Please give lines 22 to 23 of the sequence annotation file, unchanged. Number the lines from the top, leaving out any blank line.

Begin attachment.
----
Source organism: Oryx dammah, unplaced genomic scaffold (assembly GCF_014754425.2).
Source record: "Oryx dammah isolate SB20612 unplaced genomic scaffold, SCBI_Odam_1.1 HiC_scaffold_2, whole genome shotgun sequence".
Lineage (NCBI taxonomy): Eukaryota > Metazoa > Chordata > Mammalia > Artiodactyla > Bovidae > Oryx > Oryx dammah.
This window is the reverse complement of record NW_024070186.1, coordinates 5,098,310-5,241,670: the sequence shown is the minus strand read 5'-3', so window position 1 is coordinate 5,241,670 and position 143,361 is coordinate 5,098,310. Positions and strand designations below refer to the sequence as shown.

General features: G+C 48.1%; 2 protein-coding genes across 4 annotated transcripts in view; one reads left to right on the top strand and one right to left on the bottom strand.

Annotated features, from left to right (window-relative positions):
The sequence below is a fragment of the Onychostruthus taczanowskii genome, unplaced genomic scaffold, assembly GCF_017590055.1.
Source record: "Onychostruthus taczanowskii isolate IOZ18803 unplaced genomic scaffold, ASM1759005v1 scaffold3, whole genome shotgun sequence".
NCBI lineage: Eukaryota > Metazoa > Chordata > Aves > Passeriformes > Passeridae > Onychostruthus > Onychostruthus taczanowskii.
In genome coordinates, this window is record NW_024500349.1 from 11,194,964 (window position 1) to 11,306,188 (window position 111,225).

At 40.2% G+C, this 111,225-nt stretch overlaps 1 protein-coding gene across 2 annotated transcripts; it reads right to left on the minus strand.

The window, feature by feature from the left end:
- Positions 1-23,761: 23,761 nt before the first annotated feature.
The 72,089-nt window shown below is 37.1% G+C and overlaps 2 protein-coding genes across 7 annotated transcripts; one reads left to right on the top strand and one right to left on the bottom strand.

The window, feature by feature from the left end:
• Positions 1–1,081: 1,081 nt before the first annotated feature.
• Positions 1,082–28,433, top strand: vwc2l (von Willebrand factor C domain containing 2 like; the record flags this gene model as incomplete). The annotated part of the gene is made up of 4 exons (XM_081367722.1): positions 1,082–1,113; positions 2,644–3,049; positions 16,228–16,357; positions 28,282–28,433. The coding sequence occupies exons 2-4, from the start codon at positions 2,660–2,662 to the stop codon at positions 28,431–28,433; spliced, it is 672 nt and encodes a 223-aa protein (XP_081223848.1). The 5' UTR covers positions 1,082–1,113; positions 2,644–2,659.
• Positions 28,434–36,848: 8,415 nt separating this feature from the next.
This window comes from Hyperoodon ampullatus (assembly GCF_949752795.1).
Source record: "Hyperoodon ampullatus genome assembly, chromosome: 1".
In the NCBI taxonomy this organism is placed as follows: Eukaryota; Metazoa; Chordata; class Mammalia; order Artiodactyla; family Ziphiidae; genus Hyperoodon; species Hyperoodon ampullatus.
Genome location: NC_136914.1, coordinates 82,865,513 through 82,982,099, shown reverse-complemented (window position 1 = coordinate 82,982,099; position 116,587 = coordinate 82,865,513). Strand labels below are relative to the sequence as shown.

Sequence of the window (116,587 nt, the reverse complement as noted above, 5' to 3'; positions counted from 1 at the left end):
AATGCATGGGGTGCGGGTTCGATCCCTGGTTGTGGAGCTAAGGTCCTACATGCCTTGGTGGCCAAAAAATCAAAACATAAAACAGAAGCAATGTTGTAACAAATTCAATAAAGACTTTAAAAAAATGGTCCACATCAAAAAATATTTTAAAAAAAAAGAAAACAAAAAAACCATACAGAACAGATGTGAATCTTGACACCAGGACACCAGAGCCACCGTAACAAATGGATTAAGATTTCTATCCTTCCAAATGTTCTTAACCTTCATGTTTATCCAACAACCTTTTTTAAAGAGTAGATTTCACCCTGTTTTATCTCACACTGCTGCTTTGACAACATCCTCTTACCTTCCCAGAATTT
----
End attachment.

Genome location: NC_136914.1, coordinates 82,865,513 through 82,982,099, shown reverse-complemented (window position 1 = coordinate 82,982,099; position 116,587 = coordinate 82,865,513). Strand labels below are relative to the sequence as shown.

Sequence of the window (116,587 nt, the reverse complement as noted above, 5' to 3'; positions counted from 1 at the left end):